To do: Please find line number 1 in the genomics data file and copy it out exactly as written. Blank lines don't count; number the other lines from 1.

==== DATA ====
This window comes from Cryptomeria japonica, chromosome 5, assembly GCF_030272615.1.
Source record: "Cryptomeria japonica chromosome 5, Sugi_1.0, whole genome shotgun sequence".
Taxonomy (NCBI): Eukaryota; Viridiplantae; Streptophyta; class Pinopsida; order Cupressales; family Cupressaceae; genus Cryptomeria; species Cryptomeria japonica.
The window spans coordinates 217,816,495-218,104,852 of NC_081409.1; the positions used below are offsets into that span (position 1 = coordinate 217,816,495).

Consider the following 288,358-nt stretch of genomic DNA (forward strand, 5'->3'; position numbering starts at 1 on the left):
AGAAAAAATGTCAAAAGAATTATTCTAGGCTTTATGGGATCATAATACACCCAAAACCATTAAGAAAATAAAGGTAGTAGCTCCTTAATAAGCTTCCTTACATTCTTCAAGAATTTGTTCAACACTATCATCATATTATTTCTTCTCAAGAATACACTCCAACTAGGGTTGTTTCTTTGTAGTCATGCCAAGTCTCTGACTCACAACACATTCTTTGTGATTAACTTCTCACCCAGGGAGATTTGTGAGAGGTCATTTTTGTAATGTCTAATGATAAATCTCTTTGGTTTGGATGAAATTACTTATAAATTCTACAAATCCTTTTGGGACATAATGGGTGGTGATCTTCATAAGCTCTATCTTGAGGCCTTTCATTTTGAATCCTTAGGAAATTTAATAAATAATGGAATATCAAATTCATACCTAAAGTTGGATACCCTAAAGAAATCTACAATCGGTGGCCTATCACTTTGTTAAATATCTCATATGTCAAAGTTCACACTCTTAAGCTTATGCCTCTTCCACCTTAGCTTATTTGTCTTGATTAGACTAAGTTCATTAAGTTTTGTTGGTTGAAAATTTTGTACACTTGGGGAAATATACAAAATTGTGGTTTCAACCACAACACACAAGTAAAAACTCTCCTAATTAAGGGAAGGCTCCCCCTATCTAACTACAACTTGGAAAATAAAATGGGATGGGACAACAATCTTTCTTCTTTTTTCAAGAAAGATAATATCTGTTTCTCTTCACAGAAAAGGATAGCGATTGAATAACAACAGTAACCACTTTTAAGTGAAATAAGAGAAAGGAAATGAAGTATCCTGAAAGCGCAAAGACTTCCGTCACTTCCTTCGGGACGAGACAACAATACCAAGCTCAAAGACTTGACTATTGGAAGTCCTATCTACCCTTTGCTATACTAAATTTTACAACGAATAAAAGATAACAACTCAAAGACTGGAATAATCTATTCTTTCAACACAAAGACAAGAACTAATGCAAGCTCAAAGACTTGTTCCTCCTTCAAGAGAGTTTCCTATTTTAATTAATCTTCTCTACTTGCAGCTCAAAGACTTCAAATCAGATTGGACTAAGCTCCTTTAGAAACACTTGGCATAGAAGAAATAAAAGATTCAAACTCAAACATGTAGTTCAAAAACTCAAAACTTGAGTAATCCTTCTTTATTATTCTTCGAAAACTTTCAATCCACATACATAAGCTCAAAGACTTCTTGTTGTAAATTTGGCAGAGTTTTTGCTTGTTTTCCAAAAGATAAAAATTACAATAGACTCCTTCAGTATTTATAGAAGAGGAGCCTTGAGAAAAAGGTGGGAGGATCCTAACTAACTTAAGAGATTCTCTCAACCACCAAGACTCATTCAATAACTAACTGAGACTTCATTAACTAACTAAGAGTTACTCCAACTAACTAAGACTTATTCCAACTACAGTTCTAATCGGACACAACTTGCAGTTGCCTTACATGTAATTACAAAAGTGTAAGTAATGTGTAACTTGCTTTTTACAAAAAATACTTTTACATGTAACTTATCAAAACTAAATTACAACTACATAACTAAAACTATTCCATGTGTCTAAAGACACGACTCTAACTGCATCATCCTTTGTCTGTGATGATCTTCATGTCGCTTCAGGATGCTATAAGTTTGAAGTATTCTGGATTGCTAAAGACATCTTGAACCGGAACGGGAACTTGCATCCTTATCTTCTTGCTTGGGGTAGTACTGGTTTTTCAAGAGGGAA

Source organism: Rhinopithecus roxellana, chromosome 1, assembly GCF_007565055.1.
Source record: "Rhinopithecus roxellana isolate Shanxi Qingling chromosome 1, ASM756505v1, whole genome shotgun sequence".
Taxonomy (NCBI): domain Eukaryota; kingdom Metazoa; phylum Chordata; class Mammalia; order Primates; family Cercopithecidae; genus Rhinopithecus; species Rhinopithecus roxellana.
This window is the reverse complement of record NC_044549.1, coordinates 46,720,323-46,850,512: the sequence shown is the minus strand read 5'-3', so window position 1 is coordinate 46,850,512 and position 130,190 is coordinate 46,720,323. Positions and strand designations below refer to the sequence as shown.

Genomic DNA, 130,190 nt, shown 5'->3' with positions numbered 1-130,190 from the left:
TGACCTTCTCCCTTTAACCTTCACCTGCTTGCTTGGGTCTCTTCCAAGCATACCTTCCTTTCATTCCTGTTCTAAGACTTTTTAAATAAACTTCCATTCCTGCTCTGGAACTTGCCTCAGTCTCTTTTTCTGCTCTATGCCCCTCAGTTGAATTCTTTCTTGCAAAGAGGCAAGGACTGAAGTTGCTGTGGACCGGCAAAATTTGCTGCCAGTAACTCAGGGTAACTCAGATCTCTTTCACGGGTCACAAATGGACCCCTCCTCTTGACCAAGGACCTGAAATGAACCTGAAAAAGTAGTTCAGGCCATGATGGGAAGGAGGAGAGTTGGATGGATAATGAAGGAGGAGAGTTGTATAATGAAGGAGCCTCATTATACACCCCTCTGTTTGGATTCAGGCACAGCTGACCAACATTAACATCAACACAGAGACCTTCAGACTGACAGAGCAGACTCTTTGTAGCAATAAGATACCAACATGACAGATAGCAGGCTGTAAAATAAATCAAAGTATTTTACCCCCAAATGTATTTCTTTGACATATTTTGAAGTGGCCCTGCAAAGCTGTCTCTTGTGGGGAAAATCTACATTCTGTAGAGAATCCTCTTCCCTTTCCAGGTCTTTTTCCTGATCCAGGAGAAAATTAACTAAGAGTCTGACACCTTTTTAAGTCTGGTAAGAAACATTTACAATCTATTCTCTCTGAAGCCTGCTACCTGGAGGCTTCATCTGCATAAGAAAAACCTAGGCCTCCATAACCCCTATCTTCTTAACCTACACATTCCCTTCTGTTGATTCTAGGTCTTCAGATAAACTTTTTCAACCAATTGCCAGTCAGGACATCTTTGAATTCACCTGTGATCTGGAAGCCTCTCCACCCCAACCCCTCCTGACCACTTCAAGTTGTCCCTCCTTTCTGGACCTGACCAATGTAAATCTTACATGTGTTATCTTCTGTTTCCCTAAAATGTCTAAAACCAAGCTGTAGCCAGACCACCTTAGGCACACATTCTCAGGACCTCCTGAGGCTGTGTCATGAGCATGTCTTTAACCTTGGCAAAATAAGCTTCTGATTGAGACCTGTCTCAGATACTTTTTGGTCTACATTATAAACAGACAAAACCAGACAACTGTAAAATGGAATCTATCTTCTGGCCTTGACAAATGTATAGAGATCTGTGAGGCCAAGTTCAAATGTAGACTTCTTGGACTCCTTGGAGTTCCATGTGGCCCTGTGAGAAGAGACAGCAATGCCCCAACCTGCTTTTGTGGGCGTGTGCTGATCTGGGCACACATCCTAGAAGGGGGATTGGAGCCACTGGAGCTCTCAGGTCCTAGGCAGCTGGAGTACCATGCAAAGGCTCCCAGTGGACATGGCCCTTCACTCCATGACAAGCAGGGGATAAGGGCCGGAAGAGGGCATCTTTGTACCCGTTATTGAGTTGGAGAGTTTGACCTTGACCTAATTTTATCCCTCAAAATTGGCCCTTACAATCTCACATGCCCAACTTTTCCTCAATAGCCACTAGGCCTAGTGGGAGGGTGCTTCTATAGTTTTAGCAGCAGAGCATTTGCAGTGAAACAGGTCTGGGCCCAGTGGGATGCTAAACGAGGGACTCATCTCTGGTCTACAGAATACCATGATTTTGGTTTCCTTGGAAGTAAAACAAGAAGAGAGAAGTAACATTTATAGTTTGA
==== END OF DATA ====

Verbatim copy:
This window comes from Cryptomeria japonica, chromosome 5, assembly GCF_030272615.1.